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A tin of dubbin

Dubbin is a wax product used to soften, condition and waterproof leather and other materials. It consists of natural wax, oil and tallow. Dubbin has been used since medieval times to waterproof and soften leather boots. It is different from shoe polish, which is used to impart shine and colour to leather.

Dubbin can be made with beeswax; fish oil; and lard,[1] and can also include mink oil.

The name dubbin is a contraction of the gerund dubbing, describing the action of applying the wax to leather.[2]


  1. ^ "Mad Madam Mel: A recipe for Dubbin". madmadammel.com. Retrieved 2 September 2016.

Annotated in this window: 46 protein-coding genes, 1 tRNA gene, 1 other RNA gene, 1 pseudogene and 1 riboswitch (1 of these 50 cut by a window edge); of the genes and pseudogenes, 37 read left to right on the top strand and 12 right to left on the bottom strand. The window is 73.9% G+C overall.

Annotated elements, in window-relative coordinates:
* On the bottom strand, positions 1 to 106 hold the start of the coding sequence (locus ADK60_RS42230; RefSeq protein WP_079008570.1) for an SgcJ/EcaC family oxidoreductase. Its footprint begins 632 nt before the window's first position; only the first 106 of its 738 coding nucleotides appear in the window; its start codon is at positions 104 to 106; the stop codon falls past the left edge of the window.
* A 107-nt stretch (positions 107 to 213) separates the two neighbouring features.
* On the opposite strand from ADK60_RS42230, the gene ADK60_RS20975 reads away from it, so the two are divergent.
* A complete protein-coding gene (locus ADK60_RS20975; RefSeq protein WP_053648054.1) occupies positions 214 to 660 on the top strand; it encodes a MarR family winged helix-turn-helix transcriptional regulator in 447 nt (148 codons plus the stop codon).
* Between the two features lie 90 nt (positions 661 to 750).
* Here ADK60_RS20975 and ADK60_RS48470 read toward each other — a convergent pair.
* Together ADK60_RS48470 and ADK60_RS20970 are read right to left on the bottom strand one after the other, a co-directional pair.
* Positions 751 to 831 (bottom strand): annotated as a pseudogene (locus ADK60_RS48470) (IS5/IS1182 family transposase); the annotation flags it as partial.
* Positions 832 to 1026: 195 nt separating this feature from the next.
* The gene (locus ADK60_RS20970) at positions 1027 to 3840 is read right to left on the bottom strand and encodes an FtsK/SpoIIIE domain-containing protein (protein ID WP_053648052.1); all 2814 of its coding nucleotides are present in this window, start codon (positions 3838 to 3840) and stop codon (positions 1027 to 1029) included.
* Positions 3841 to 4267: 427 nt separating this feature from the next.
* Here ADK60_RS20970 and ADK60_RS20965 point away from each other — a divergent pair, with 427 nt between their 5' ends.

2. ^ "dub1". askoxford.com. Retrieved 15 April 2010.
Other references
  • [1] - Material Safety Data Sheet - Joseph Lyddy dubbin.
  • [2] - Opportunities for industry and the safe investment of capital (1859) Rothman, E., Lippincott, USA
  • Jarell, T.D., Holman, H.P., (1923) Effects of Treating Materials and Outdoor Exposure upon Water Resistance and Tensile Strength of Cotton Duck, Industrial and Engineering Chemistry, Bureau of Chemistry, Washington.
  • Norton, F.J., (1945) Waterproofing Treatments of Materials, Patent Number 2386259, Serial Number 452,885, United States Patent Office.
  • Holman, H.P., Jarrell, T.D., (date unknown) The Effects of Waterproofing Materials and Outdoor Exposure upon the Tensile Strength of Cotton Yarn, Industrial and Engineering Chemistry, 15(3), US Department of Agriculture, Washington.
  • Stewart, C.S., (1977) Factors Affecting the Cellulolytic Activity of Rumen Contents, Applied and Environmental Microbiology, pp. 497–502

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